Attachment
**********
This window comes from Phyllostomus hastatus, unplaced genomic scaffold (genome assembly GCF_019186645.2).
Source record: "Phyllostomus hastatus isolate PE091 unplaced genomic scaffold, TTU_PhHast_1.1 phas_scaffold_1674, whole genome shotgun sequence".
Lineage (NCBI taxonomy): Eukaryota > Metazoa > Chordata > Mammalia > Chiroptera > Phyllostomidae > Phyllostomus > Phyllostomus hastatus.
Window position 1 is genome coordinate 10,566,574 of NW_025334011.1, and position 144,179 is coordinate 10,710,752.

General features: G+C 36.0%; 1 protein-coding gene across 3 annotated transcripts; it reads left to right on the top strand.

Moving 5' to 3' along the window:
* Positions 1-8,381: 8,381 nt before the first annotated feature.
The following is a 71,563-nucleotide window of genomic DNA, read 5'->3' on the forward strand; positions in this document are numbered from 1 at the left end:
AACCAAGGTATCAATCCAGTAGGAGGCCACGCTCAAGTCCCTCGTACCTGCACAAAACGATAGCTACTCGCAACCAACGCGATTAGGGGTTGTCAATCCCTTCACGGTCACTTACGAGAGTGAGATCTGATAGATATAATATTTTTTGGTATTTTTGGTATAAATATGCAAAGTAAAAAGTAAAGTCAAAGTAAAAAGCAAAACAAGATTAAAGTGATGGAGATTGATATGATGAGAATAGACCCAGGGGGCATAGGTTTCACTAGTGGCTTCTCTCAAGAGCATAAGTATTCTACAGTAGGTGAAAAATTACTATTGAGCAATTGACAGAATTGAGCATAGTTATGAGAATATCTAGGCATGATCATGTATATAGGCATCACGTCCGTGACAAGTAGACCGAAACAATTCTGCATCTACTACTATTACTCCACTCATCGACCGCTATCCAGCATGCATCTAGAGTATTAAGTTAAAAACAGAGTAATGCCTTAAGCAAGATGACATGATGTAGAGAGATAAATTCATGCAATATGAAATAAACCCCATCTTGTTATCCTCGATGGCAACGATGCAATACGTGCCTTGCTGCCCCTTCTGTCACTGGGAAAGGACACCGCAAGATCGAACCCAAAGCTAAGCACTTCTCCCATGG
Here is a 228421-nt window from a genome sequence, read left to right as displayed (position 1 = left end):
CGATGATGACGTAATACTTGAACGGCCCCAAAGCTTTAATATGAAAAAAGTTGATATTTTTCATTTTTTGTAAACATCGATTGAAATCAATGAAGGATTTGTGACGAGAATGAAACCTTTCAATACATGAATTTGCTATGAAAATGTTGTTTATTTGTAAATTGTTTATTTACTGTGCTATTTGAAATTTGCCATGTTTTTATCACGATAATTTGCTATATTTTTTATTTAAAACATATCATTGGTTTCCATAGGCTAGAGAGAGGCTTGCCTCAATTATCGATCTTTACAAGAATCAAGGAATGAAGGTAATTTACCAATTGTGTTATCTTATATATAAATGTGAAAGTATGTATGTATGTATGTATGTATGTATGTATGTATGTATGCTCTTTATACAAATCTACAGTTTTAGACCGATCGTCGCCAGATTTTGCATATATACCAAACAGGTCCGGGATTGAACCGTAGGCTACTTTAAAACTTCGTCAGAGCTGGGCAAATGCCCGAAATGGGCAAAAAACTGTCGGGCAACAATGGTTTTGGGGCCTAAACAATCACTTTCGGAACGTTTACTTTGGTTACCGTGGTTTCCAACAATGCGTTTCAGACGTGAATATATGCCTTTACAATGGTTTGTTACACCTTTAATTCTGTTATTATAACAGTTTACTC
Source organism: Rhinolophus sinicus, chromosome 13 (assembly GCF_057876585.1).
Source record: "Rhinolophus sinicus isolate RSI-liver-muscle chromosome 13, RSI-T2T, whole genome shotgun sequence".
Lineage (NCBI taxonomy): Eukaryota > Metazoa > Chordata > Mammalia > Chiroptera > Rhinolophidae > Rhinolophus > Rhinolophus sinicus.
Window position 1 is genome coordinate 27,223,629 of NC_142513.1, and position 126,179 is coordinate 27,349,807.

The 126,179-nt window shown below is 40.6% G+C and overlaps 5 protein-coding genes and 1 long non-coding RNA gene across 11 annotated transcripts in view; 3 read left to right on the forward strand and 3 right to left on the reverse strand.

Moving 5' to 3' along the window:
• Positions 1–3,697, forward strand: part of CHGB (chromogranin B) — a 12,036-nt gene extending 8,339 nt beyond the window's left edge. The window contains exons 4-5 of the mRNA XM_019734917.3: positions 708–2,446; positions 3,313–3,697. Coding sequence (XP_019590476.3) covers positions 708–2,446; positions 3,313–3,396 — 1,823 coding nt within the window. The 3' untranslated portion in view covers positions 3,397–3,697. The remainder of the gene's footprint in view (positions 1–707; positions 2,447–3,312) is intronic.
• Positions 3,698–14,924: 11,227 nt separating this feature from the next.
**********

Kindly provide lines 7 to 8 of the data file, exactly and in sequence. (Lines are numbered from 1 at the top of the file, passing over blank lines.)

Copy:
* Positions 1-8,381: 8,381 nt before the first annotated feature.
The following is a 71,563-nucleotide window of genomic DNA, read 5'->3' on the forward strand; positions in this document are numbered from 1 at the left end: